My rating: 3 of 5 stars
Book Source: Checked out from the public library
The ground in Chicago was always damp, so the city officials had decided to raise the level of the streets. Old buildings and foundations, which couldn’t be lifted, were empty. It wasn’t long before a man named Roger Plant and his wife claimed ownership of the deserted foundations along Wells Street and rented out the vacant cellar rooms to all sorts of criminals and tramps.
When 12-year-old Poppy wakes up coughing in the early hours of September 30th, 1871, all she sees before her is a grim future in Chicago’s “underworld”. Abandoned by her mother years before, she was taken in by Ma Brennan and her “School for Girls” to learn the fine art of picking pockets. But later that day, a chance meeting with the son of a jeweler marks the beginning of some major changes for Poppy.
Justin Butterworth is sick of living in the shadow of his older brother, Charlie, and desperate to prove himself responsible enough to do more in the family jewelry shop than just sweep the floors. Poppy isn’t like any girl he’s ever known, but when she runs into him (literally), it’s the start of a friendship.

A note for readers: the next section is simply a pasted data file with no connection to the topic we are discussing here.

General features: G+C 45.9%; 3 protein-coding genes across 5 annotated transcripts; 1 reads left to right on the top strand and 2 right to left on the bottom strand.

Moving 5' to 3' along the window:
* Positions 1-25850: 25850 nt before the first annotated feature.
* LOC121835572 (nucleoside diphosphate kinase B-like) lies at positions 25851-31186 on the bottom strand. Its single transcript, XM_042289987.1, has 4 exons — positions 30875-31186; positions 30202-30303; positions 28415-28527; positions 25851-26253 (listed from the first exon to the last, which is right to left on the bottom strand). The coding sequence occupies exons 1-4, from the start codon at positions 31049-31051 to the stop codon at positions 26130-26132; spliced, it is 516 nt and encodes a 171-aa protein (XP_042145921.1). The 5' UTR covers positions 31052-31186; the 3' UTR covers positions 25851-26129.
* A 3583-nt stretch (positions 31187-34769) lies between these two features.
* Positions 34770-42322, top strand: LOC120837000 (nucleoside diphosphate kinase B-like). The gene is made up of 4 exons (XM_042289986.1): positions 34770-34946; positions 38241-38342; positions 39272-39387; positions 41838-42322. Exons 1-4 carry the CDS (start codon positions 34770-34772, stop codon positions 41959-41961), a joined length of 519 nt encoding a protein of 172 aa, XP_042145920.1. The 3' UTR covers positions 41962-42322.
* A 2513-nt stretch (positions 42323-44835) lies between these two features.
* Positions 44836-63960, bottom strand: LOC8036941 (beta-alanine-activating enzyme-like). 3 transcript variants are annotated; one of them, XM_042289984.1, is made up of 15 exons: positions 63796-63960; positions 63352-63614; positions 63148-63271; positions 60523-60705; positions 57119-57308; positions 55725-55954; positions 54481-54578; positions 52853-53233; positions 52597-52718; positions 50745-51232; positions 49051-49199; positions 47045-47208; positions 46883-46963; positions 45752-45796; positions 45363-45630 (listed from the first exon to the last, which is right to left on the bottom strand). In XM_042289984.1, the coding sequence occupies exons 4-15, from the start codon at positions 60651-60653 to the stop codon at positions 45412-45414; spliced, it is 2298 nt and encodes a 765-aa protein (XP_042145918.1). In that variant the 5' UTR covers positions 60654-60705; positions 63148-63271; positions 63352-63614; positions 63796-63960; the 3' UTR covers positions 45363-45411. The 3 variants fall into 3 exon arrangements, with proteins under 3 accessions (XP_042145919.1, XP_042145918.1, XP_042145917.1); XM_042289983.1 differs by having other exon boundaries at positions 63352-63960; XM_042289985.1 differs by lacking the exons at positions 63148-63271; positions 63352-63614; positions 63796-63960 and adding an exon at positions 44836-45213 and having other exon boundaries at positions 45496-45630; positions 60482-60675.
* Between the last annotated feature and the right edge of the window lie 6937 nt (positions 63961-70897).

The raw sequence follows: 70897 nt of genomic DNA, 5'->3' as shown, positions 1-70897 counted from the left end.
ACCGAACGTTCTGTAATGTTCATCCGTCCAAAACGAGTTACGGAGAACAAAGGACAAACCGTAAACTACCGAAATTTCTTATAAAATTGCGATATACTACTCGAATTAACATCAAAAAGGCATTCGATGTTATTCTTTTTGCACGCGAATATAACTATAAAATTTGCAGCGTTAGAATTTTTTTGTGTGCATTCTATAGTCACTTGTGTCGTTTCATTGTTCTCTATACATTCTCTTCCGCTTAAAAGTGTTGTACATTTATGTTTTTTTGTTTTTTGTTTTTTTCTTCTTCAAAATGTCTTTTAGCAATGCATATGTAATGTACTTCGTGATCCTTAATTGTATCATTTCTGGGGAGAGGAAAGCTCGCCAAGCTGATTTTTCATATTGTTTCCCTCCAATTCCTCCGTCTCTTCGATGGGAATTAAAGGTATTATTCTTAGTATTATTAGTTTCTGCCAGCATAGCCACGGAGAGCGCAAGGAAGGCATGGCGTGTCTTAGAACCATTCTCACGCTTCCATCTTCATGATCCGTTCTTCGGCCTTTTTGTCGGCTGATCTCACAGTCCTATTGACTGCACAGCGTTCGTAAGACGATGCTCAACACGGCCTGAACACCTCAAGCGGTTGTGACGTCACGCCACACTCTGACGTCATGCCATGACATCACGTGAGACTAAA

Over the next week, both Poppy and Justin deal with challenges, but all the day-to-day matters fade in importance when fire runs through the city.
In alternating chapters, Harlow describes events from Poppy’s and Justin’s point of view. Usually, these accounts overlap, so when the reader reaches the end of one chapter, the beginning of the next chapter jumps back a few hours. This drags out the narrative a bit, especially in the early chapters, when the very different lives of the two characters are revealed; impatient readers may wonder just when the big fire is actually going to start. The drama and suspense of the interwoven stories pulls the reader along, though. A comforting epilogue lets the reader know how things turn out, and an Afterword by the author notes which of the characters are entirely fictional and which are based on historical figures. Recommend to third- to sixth-grade historical fiction fans.